A 3D bioprinted heart model developed by Adam Feinberg and his team.
A 3D bioprinted heart model developed by Adam Feinberg and his team.
Source: Carnegie Mellon University College of Engineering

Bioprinted heart provides new tool for surgeons

Surgeons will soon have a powerful new tool for planning and practice with the creation of the first full-sized 3D bioprinted model of the human heart.

Professor of Biomedical Engineering Adam Feinberg and his team have created the first full-size 3D bioprinted human heart model using their Freeform Reversible Embedding of Suspended Hydrogels (FRESH) technique. The model, created from MRI data using a specially built 3D printer, realistically mimics the elasticity of cardiac tissue and sutures. This milestone represents the culmination of two years of research, holding both immediate promise for surgeons and clinicians, as well as long term implications for the future of bioengineered organ research.

The FRESH technique of 3D bioprinting was invented in Feinberg’s lab to fill an unfilled demand for 3D printed soft polymers, which lack the rigidity to stand unsupported as in a normal print. FRESH 3D printing uses a needle to inject bioink into a bath of soft hydrogel, which supports the object as it prints. Once finished, a simple application of heat causes the hydrogel to melt away, leaving only the 3D bioprinted object.

A needle prints the alginate into a hydrogel bath, which is later melted away...
A needle prints the alginate into a hydrogel bath, which is later melted away to leave the finished model.
Source: Carnegie Mellon University College of Engineering

While Feinberg has proven both the versatility and the fidelity of the FRESH technique, the major obstacle to achieving this milestone was printing a human heart at full scale. This necessitated the building of a new 3D printer custom made to hold a gel support bath large enough to print at the desired size, as well as minor software changes to maintain the speed and fidelity of the print.

Modeling incorporates imaging data into the final 3D printed object.
Modeling incorporates imaging data into the final 3D printed object.
Source: Carnegie Mellon University College of Engineering

Major hospitals often have facilities for 3D printing models of a patient’s body to help surgeons educate patients and plan for the actual procedure; however, these tissues and organs can only be modeled in hard plastic or rubber. Feinberg’s team’s heart is made from a soft, natural polymer called alginate, giving it properties similar to real cardiac tissue. For surgeons, this enables the creation of models that can cut, suture, and be manipulated in ways similar to a real heart. Feinberg’s immediate goal is to begin working with surgeons and clinicians to fine tune their technique and ensure it’s ready for the hospital setting.

This paper represents another important marker on the long path to bioengineering a functional human organ. Soft, biocompatible scaffolds like that created by Feinberg’s group may one day provide the structure onto which cells adhere and form an organ system, placing biomedicine one step closer to the ability to repair or replace full human organs.

“While major hurdles still exist in bioprinting a full-sized functional human heart, we are proud to help establish its foundational groundwork using the FRESH platform while showing immediate applications for realistic surgical simulation,” added Eman Mirdamadi, lead author on the publication.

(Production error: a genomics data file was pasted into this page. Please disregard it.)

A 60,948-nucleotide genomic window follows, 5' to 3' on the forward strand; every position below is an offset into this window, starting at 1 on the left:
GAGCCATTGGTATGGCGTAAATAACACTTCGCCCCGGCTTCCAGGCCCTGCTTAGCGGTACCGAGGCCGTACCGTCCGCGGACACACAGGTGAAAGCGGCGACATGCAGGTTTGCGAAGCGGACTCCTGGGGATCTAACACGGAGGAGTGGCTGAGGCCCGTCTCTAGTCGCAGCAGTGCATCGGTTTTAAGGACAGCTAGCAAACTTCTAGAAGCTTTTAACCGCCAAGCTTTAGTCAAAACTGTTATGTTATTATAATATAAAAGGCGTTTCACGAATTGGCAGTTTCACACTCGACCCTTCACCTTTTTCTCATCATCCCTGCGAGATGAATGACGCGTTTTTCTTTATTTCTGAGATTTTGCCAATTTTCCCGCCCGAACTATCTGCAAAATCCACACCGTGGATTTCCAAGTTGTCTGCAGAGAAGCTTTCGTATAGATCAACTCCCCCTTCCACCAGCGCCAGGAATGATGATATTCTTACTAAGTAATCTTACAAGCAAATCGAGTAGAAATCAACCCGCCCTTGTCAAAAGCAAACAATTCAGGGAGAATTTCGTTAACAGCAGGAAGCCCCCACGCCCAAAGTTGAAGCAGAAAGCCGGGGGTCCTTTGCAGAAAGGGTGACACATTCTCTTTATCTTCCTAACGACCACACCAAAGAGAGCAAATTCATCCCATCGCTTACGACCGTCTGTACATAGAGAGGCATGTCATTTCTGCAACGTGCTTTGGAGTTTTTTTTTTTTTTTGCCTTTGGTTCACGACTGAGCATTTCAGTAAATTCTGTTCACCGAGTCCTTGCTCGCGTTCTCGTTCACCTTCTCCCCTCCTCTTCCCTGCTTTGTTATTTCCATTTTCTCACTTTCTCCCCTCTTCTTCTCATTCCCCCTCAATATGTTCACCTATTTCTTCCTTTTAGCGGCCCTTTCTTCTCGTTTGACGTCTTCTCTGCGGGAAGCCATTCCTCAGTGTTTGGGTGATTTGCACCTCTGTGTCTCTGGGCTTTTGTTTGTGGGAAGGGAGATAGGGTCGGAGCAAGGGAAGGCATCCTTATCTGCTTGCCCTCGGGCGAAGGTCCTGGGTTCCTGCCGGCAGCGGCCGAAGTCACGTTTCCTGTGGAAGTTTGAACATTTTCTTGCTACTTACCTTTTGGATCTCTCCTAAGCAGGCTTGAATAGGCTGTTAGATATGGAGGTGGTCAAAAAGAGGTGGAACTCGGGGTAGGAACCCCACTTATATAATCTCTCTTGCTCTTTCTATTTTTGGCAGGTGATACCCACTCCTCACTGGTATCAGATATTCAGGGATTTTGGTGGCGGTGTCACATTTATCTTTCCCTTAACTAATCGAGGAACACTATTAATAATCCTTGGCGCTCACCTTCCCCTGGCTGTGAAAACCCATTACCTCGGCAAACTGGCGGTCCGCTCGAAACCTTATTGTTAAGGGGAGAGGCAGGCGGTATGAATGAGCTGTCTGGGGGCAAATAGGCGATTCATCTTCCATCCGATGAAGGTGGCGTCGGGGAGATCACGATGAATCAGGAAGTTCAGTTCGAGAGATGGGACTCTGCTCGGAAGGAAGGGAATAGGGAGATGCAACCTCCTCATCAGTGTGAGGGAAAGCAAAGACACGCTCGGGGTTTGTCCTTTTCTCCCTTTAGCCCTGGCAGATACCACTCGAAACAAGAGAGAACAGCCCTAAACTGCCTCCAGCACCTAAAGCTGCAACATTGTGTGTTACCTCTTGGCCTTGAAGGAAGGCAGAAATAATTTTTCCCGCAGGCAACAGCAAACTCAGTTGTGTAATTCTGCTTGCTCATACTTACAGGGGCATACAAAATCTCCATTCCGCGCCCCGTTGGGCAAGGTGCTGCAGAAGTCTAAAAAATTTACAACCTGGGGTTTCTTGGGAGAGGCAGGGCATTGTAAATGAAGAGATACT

The research was published in ACS Biomaterials Science and Engineering.

Subscribe to our newsletter

Related articles

Printable biosensors could make surgery safer

Printable biosensors could make surgery safer

Researchers have developed fully printable biosensor made of soft bio-inks interfaces with a pig heart.

A 'FRESH' way to bioprint tissues and organs

A 'FRESH' way to bioprint tissues and organs

A bioprinting method enables advanced tissue fabrication by using a yield-stress support bath that holds bioinks in place until they are cured and works with a wide array of bioinks.

Silk improves bioink for artificial organs

Silk improves bioink for artificial organs

Researchers mechanically reprocess silk into a biologically compatible component of bioinks that improves the structural fidelity of 3D-printed hydrogels containing cells for use in drug development and regrowing lost or damaged body

The heat is on for building 3D artificial organ tissues

The heat is on for building 3D artificial organ tissues

Radiator-like fluid systems adjust the genetic wiring inside human liver cells in preliminary work toward artificial organ-tissue engineering.

Oxygen-releasing bioink for bioprinting

Oxygen-releasing bioink for bioprinting

Researchers have developed an oxygen-releasing bioink that may be useful in 3D printing bioengineered cell constructs.

3D printed lifelike heart valve models

3D printed lifelike heart valve models

Researchers have developed a groundbreaking process for multi-material 3D printing of lifelike models of the heart's aortic valve and the surrounding structures.

3D printing heart cells from stem cells

3D printing heart cells from stem cells

Scientists have shown that 3D printing can be used to control stem cell differentiation into embryoid bodies that replicate heart cells.

Researchers successfully bioprint healthy new tissue

Researchers successfully bioprint healthy new tissue

New muscle has successfully been created in mice using a minimally invasive technique dubbed ‘intravital 3D bioprinting’.

A swifter way towards 3D printed organs

A swifter way towards 3D printed organs

A new technique called SWIFT (sacrificial writing into functional tissue) allows 3D printing of large, vascularized human organ building blocks.

Popular articles

Subscribe to Newsletter